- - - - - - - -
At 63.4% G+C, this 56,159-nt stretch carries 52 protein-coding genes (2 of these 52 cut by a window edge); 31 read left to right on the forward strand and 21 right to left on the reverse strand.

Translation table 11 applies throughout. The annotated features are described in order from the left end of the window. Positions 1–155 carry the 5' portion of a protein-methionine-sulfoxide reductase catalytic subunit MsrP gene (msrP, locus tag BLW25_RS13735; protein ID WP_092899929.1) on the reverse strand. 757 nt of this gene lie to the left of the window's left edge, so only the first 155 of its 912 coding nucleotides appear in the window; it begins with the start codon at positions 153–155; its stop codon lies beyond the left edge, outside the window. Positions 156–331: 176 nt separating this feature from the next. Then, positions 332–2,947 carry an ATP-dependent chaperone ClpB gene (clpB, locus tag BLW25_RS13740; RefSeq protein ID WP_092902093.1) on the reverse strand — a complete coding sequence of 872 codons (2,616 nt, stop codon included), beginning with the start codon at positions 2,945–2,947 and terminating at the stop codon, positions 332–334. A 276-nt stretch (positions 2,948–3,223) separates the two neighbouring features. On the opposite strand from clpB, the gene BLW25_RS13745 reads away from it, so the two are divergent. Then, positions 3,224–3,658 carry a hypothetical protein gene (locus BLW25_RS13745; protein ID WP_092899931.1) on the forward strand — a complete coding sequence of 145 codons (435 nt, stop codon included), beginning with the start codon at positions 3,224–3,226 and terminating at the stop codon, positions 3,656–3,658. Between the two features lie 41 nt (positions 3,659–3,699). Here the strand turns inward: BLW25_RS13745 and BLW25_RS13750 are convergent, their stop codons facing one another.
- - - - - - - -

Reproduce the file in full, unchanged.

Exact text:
At 63.4% G+C, this 56,159-nt stretch carries 52 protein-coding genes (2 of these 52 cut by a window edge); 31 read left to right on the forward strand and 21 right to left on the reverse strand.

Translation table 11 applies throughout. The annotated features are described in order from the left end of the window. Positions 1–155 carry the 5' portion of a protein-methionine-sulfoxide reductase catalytic subunit MsrP gene (msrP, locus tag BLW25_RS13735; protein ID WP_092899929.1) on the reverse strand. 757 nt of this gene lie to the left of the window's left edge, so only the first 155 of its 912 coding nucleotides appear in the window; it begins with the start codon at positions 153–155; its stop codon lies beyond the left edge, outside the window. Positions 156–331: 176 nt separating this feature from the next. Then, positions 332–2,947 carry an ATP-dependent chaperone ClpB gene (clpB, locus tag BLW25_RS13740; RefSeq protein ID WP_092902093.1) on the reverse strand — a complete coding sequence of 872 codons (2,616 nt, stop codon included), beginning with the start codon at positions 2,945–2,947 and terminating at the stop codon, positions 332–334. A 276-nt stretch (positions 2,948–3,223) separates the two neighbouring features. On the opposite strand from clpB, the gene BLW25_RS13745 reads away from it, so the two are divergent. Then, positions 3,224–3,658 carry a hypothetical protein gene (locus BLW25_RS13745; protein ID WP_092899931.1) on the forward strand — a complete coding sequence of 145 codons (435 nt, stop codon included), beginning with the start codon at positions 3,224–3,226 and terminating at the stop codon, positions 3,656–3,658. Between the two features lie 41 nt (positions 3,659–3,699). Here the strand turns inward: BLW25_RS13745 and BLW25_RS13750 are convergent, their stop codons facing one another.